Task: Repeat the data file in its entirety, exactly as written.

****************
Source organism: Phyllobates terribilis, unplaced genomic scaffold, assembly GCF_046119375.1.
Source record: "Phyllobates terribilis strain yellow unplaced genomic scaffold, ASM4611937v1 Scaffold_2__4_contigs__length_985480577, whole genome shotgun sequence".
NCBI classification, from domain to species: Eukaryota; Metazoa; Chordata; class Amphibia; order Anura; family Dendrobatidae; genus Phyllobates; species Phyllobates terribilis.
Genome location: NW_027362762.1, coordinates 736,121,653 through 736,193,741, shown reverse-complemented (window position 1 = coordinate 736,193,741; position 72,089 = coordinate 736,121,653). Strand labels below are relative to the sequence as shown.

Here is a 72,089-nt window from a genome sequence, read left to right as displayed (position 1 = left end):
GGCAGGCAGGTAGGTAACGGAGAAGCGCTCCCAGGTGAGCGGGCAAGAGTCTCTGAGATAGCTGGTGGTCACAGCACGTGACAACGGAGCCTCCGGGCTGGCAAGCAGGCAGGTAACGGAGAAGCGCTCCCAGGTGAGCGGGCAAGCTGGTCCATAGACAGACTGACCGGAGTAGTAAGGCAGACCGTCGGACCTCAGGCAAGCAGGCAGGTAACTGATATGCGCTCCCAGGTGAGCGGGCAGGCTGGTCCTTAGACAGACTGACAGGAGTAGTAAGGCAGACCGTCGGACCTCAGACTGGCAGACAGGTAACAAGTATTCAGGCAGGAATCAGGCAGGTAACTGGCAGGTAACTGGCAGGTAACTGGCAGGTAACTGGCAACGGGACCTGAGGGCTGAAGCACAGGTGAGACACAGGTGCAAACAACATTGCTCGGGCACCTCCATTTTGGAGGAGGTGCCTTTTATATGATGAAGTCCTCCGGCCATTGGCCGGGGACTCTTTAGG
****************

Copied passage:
Source organism: Phyllobates terribilis, unplaced genomic scaffold, assembly GCF_046119375.1.
Source record: "Phyllobates terribilis strain yellow unplaced genomic scaffold, ASM4611937v1 Scaffold_2__4_contigs__length_985480577, whole genome shotgun sequence".
NCBI classification, from domain to species: Eukaryota; Metazoa; Chordata; class Amphibia; order Anura; family Dendrobatidae; genus Phyllobates; species Phyllobates terribilis.
Genome location: NW_027362762.1, coordinates 736,121,653 through 736,193,741, shown reverse-complemented (window position 1 = coordinate 736,193,741; position 72,089 = coordinate 736,121,653). Strand labels below are relative to the sequence as shown.

Here is a 72,089-nt window from a genome sequence, read left to right as displayed (position 1 = left end):
GGCAGGCAGGTAGGTAACGGAGAAGCGCTCCCAGGTGAGCGGGCAAGAGTCTCTGAGATAGCTGGTGGTCACAGCACGTGACAACGGAGCCTCCGGGCTGGCAAGCAGGCAGGTAACGGAGAAGCGCTCCCAGGTGAGCGGGCAAGCTGGTCCATAGACAGACTGACCGGAGTAGTAAGGCAGACCGTCGGACCTCAGGCAAGCAGGCAGGTAACTGATATGCGCTCCCAGGTGAGCGGGCAGGCTGGTCCTTAGACAGACTGACAGGAGTAGTAAGGCAGACCGTCGGACCTCAGACTGGCAGACAGGTAACAAGTATTCAGGCAGGAATCAGGCAGGTAACTGGCAGGTAACTGGCAGGTAACTGGCAGGTAACTGGCAACGGGACCTGAGGGCTGAAGCACAGGTGAGACACAGGTGCAAACAACATTGCTCGGGCACCTCCATTTTGGAGGAGGTGCCTTTTATATGATGAAGTCCTCCGGCCATTGGCCGGGGACTCTTTAGG